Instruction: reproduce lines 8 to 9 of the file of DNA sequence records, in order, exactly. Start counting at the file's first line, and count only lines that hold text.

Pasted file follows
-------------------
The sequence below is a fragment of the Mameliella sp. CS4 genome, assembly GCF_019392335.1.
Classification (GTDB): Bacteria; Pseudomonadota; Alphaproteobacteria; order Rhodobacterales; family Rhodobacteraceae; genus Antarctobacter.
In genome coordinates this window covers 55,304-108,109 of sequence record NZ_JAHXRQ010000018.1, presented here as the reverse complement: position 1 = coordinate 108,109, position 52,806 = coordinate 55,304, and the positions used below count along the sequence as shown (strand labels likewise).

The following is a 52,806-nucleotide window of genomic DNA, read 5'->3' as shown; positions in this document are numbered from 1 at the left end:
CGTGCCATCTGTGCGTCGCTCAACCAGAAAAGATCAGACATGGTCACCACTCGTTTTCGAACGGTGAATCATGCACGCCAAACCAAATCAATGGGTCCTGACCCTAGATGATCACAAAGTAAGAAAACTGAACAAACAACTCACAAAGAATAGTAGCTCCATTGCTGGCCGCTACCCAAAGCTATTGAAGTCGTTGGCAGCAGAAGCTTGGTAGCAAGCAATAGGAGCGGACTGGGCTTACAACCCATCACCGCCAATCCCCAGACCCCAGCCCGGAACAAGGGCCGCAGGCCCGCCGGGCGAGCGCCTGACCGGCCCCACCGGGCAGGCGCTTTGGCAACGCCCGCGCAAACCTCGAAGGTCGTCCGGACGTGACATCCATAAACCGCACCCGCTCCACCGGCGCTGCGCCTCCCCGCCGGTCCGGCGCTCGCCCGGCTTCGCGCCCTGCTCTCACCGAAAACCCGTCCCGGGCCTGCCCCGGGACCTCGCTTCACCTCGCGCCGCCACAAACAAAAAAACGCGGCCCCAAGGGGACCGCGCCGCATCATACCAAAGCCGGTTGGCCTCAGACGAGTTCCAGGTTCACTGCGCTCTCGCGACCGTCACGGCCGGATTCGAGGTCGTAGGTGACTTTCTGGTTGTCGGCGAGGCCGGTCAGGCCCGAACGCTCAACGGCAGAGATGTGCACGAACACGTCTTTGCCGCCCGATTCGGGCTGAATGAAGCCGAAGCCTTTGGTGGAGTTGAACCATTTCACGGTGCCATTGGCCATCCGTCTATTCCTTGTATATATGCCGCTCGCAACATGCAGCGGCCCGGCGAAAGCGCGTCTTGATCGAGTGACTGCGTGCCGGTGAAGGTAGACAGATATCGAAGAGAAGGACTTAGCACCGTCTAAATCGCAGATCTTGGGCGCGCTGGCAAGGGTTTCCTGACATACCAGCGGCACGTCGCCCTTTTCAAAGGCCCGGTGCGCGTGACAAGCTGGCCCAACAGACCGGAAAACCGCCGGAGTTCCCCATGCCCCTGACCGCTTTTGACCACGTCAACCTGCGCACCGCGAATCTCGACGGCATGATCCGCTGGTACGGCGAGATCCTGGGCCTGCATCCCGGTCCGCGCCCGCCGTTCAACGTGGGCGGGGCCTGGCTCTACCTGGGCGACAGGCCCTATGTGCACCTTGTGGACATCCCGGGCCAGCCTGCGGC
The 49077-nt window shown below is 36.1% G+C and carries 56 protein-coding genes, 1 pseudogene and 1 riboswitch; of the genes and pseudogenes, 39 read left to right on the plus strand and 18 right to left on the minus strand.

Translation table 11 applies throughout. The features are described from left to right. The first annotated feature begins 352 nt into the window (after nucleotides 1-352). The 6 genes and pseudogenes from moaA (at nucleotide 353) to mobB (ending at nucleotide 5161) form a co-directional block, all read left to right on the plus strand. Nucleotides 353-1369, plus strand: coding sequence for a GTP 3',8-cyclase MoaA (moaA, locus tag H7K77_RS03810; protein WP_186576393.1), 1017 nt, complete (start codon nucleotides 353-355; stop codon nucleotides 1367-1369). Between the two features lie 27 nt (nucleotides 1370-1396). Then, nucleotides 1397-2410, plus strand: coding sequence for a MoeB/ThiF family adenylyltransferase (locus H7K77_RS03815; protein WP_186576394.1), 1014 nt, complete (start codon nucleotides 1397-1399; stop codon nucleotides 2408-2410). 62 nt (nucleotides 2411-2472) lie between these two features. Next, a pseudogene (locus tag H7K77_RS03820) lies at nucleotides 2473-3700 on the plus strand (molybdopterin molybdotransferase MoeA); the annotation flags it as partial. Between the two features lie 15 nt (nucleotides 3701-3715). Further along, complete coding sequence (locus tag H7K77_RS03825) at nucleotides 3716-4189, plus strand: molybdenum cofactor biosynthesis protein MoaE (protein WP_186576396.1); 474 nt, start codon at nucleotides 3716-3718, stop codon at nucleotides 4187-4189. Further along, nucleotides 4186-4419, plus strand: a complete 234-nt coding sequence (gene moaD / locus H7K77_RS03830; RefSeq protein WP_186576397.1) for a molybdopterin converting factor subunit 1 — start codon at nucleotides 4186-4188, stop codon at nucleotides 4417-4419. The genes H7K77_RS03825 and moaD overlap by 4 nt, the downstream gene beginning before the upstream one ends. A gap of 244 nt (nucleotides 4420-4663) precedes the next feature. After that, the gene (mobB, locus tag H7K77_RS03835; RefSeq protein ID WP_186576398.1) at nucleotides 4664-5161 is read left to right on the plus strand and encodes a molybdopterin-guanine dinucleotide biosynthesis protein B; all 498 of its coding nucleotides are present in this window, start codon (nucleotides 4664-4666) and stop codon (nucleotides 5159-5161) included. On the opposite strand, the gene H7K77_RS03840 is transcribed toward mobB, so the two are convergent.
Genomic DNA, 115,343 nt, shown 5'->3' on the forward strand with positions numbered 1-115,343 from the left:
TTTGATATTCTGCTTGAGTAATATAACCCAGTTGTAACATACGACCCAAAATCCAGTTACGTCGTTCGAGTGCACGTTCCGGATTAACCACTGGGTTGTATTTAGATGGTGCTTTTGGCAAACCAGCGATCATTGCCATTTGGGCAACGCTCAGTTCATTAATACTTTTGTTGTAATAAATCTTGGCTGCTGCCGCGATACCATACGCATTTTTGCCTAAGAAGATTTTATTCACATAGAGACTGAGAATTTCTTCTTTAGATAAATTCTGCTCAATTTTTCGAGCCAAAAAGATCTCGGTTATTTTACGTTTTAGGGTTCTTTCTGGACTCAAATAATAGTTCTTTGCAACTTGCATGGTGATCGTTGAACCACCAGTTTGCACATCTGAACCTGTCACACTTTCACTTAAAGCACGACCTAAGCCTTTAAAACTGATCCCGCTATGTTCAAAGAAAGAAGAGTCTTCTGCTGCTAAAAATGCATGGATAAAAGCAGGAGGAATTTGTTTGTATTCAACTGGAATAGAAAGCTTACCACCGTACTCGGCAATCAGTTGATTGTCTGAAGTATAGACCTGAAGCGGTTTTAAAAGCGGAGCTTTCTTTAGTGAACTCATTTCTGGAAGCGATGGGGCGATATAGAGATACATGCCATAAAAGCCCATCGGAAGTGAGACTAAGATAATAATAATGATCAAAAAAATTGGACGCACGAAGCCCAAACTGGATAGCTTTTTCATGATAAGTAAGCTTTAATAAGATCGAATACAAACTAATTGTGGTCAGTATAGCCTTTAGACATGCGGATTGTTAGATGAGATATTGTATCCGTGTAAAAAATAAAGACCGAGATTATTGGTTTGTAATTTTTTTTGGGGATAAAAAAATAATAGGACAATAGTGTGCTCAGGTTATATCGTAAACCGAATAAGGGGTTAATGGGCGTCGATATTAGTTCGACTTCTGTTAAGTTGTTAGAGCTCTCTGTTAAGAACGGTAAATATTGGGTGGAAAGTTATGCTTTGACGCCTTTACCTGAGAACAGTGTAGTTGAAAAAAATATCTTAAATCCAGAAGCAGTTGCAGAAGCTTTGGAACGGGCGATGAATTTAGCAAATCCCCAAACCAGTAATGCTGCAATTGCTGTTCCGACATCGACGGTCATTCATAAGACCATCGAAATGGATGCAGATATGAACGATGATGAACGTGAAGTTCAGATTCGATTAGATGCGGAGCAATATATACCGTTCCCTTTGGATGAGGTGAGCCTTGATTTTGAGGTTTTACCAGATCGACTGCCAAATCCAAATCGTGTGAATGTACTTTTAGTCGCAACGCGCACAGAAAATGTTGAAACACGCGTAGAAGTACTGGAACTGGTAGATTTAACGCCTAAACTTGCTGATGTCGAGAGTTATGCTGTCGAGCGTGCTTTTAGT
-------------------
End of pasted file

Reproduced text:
Genomic DNA, 115,343 nt, shown 5'->3' on the forward strand with positions numbered 1-115,343 from the left:
TTTGATATTCTGCTTGAGTAATATAACCCAGTTGTAACATACGACCCAAAATCCAGTTACGTCGTTCGAGTGCACGTTCCGGATTAACCACTGGGTTGTATTTAGATGGTGCTTTTGGCAAACCAGCGATCATTGCCATTTGGGCAACGCTCAGTTCATTAATACTTTTGTTGTAATAAATCTTGGCTGCTGCCGCGATACCATACGCATTTTTGCCTAAGAAGATTTTATTCACATAGAGACTGAGAATTTCTTCTTTAGATAAATTCTGCTCAATTTTTCGAGCCAAAAAGATCTCGGTTATTTTACGTTTTAGGGTTCTTTCTGGACTCAAATAATAGTTCTTTGCAACTTGCATGGTGATCGTTGAACCACCAGTTTGCACATCTGAACCTGTCACACTTTCACTTAAAGCACGACCTAAGCCTTTAAAACTGATCCCGCTATGTTCAAAGAAAGAAGAGTCTTCTGCTGCTAAAAATGCATGGATAAAAGCAGGAGGAATTTGTTTGTATTCAACTGGAATAGAAAGCTTACCACCGTACTCGGCAATCAGTTGATTGTCTGAAGTATAGACCTGAAGCGGTTTTAAAAGCGGAGCTTTCTTTAGTGAACTCATTTCTGGAAGCGATGGGGCGATATAGAGATACATGCCATAAAAGCCCATCGGAAGTGAGACTAAGATAATAATAATGATCAAAAAAATTGGACGCACGAAGCCCAAACTGGATAGCTTTTTCATGATAAGTAAGCTTTAATAAGATCGAATACAAACTAATTGTGGTCAGTATAGCCTTTAGACATGCGGATTGTTAGATGAGATATTGTATCCGTGTAAAAAATAAAGACCGAGATTATTGGTTTGTAATTTTTTTTGGGGATAAAAAAATAATAGGACAATAGTGTGCTCAGGTTATATCGTAAACCGAATAAGGGGTTAATGGGCGTCGATATTAGTTCGACTTCTGTTAAGTTGTTAGAGCTCTCTGTTAAGAACGGTAAATATTGGGTGGAAAGTTATGCTTTGACGCCTTTACCTGAGAACAGTGTAGTTGAAAAAAATATCTTAAATCCAGAAGCAGTTGCAGAAGCTTTGGAACGGGCGATGAATTTAGCAAATCCCCAAACCAGTAATGCTGCAATTGCTGTTCCGACATCGACGGTCATTCATAAGACCATCGAAATGGATGCAGATATGAACGATGATGAACGTGAAGTTCAGATTCGATTAGATGCGGAGCAATATATACCGTTCCCTTTGGATGAGGTGAGCCTTGATTTTGAGGTTTTACCAGATCGACTGCCAAATCCAAATCGTGTGAATGTACTTTTAGTCGCAACGCGCACAGAAAATGTTGAAACACGCGTAGAAGTACTGGAACTGGTAGATTTAACGCCTAAACTTGCTGATGTCGAGAGTTATGCTGTCGAGCGTGCTTTTAGT